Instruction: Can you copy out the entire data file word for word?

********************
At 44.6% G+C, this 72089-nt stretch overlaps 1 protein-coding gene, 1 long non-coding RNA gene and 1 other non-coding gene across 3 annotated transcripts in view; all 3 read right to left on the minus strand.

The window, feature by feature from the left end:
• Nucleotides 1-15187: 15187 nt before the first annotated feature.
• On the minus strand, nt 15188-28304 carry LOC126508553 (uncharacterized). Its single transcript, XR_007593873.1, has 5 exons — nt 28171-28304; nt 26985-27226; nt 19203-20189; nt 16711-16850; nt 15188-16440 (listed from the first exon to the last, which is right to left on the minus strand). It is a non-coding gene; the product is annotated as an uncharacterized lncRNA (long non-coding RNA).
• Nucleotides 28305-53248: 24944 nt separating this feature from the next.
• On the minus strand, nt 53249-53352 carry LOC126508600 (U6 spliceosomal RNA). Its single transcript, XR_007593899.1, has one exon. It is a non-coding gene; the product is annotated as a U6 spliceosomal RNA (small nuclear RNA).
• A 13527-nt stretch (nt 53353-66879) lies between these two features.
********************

At 44.6% G+C, this 72089-nt stretch overlaps 1 protein-coding gene, 1 long non-coding RNA gene and 1 other non-coding gene across 3 annotated transcripts in view; all 3 read right to left on the minus strand.

The window, feature by feature from the left end:
• Nucleotides 1-15187: 15187 nt before the first annotated feature.
• On the minus strand, nt 15188-28304 carry LOC126508553 (uncharacterized). Its single transcript, XR_007593873.1, has 5 exons — nt 28171-28304; nt 26985-27226; nt 19203-20189; nt 16711-16850; nt 15188-16440 (listed from the first exon to the last, which is right to left on the minus strand). It is a non-coding gene; the product is annotated as an uncharacterized lncRNA (long non-coding RNA).
• Nucleotides 28305-53248: 24944 nt separating this feature from the next.
• On the minus strand, nt 53249-53352 carry LOC126508600 (U6 spliceosomal RNA). Its single transcript, XR_007593899.1, has one exon. It is a non-coding gene; the product is annotated as a U6 spliceosomal RNA (small nuclear RNA).
• A 13527-nt stretch (nt 53353-66879) lies between these two features.